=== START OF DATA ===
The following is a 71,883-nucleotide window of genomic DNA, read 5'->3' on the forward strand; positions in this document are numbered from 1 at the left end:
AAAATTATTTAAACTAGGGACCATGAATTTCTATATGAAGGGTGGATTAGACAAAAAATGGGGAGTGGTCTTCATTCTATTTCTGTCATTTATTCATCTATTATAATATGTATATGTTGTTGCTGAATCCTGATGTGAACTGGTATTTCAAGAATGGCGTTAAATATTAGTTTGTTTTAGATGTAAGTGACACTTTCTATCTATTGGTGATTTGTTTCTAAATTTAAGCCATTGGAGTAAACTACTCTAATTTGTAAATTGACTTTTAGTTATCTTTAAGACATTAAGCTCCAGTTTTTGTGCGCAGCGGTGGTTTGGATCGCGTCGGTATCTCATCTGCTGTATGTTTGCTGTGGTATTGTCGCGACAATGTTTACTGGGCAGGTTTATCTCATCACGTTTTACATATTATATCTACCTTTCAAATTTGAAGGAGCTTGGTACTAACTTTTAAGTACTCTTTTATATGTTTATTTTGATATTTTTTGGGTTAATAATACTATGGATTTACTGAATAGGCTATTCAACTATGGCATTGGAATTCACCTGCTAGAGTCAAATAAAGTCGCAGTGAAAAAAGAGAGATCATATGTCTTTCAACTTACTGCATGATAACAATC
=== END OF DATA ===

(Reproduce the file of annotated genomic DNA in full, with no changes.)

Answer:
The following is a 71,883-nucleotide window of genomic DNA, read 5'->3' on the forward strand; positions in this document are numbered from 1 at the left end:
AAAATTATTTAAACTAGGGACCATGAATTTCTATATGAAGGGTGGATTAGACAAAAAATGGGGAGTGGTCTTCATTCTATTTCTGTCATTTATTCATCTATTATAATATGTATATGTTGTTGCTGAATCCTGATGTGAACTGGTATTTCAAGAATGGCGTTAAATATTAGTTTGTTTTAGATGTAAGTGACACTTTCTATCTATTGGTGATTTGTTTCTAAATTTAAGCCATTGGAGTAAACTACTCTAATTTGTAAATTGACTTTTAGTTATCTTTAAGACATTAAGCTCCAGTTTTTGTGCGCAGCGGTGGTTTGGATCGCGTCGGTATCTCATCTGCTGTATGTTTGCTGTGGTATTGTCGCGACAATGTTTACTGGGCAGGTTTATCTCATCACGTTTTACATATTATATCTACCTTTCAAATTTGAAGGAGCTTGGTACTAACTTTTAAGTACTCTTTTATATGTTTATTTTGATATTTTTTGGGTTAATAATACTATGGATTTACTGAATAGGCTATTCAACTATGGCATTGGAATTCACCTGCTAGAGTCAAATAAAGTCGCAGTGAAAAAAGAGAGATCATATGTCTTTCAACTTACTGCATGATAACAATC